Personal development that shapes leaders growth perspective

Have you ever tried to talk to a leader in your organization who thinks that knows everything? There are people from this type everywhere. These people are often inexperienced professionals ready to challenge the status quo, without having in mind how to do it. They are often driven by their ego, or fear of failure (perfectionism),  trying to show everyone else what strong control they have over situations and people. In my experience with corporate environments working as an internal HR and external consultant, I often see leaders from all stages in the hierarchy who “know it all”. They “don’t need” others to, finish the job.

The brightest experience I have in this area is with a very large company, operating in the energy and oil industry.

The  short story goes like this:

“I was working as a  freelance consultant for about 3 years from the moment that happened and I worked with 2 different consultancy agencies in Bulgaria on 5 different projects all connected with organizational transformation. One day the owner of one of the agencies called me excited to share that he got a call from the biggest client he has ever worked with, and been asked for help in a very complex business transforming activity meant to divide the client business into several independent structures.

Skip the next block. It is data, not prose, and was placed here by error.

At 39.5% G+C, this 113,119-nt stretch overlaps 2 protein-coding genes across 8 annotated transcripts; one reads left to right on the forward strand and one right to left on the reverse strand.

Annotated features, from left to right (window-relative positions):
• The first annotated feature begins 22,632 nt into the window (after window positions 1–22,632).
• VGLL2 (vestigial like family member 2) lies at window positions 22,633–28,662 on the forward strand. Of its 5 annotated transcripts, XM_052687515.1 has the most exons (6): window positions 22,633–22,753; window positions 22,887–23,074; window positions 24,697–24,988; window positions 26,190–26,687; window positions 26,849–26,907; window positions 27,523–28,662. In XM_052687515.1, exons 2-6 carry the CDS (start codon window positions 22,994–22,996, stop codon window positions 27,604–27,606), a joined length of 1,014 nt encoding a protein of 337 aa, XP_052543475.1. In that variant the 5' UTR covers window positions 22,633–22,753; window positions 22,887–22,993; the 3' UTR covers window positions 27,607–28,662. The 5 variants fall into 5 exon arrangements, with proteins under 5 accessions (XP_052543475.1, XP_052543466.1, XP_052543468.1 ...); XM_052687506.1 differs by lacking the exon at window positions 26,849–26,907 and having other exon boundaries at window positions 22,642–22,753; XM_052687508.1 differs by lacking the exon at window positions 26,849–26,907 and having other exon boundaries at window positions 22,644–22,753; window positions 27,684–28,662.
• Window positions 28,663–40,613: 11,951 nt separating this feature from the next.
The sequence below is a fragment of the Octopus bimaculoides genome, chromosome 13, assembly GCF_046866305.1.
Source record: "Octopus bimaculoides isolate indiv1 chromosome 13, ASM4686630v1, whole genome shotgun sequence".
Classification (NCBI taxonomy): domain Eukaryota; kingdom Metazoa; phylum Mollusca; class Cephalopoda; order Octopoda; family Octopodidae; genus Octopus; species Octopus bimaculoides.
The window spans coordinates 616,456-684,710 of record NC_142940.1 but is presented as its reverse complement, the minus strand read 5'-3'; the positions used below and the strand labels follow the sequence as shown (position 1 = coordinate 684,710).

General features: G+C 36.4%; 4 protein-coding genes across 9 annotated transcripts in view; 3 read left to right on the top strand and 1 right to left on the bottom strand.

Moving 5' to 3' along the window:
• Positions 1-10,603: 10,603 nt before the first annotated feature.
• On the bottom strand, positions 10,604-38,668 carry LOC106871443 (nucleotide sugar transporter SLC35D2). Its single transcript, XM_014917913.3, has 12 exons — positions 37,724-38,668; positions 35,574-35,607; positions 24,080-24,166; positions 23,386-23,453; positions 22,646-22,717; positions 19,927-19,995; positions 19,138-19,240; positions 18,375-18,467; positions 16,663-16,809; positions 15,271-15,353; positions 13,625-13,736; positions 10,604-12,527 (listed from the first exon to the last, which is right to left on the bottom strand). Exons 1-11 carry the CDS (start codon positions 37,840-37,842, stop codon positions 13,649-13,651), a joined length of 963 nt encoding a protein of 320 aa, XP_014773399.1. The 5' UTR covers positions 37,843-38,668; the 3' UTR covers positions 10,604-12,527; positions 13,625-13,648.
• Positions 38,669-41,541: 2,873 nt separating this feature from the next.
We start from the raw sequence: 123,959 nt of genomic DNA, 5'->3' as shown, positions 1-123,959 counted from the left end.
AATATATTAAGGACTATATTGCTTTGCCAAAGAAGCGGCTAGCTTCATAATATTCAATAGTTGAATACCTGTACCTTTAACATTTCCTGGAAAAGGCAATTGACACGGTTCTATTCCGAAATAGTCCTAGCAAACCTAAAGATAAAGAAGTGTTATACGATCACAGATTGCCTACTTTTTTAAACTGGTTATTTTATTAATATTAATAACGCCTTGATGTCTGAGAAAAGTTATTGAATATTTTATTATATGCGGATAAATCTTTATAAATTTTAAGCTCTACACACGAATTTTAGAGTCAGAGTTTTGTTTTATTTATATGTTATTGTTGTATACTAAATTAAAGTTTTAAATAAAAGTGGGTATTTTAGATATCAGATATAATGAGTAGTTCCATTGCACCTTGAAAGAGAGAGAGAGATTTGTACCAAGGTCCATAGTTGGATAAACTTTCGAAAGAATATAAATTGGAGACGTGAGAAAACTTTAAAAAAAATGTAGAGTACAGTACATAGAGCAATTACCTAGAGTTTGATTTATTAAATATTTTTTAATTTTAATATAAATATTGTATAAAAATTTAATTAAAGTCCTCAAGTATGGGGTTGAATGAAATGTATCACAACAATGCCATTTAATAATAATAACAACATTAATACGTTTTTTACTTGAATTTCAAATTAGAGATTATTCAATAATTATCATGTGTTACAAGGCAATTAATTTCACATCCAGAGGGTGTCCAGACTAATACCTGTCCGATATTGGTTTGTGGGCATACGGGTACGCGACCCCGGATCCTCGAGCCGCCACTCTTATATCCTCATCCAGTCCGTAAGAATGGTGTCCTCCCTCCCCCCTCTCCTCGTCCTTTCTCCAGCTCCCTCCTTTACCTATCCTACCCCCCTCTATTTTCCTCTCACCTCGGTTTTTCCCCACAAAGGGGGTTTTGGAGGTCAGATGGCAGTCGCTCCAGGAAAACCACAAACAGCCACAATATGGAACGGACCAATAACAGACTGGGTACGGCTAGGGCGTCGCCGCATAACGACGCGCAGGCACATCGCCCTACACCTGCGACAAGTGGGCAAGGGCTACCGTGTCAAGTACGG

At first, I responded enthusiastically “I’m in”. Who could miss such an opportunity? Business who runs at full speed with more than 9000 employees. Then we organized a meeting with the CEO and their transformation team. During the first part of meeting the only person talking was the CEO. At the break we made, to give the CEO time to answer a very important call, I moved aside with the HR director and asked why is no one else participating in the meeting actively. The HR Director told me: You know we are a quite operational and hierarchical company. If our CEO decides that someone will be developed we develop him. If he decides that something will happen in a certain way then it happens. No one has ever disputed a decision taken from him.”

When we returned to the meeting I asked the owner of the consultancy agency to step in in the conversation. As I received his permission I shouted directly by asking the CEO who will be responsible about the transformation decisions in this project and what is the role of the people invited to the meeting into building and executing those decisions?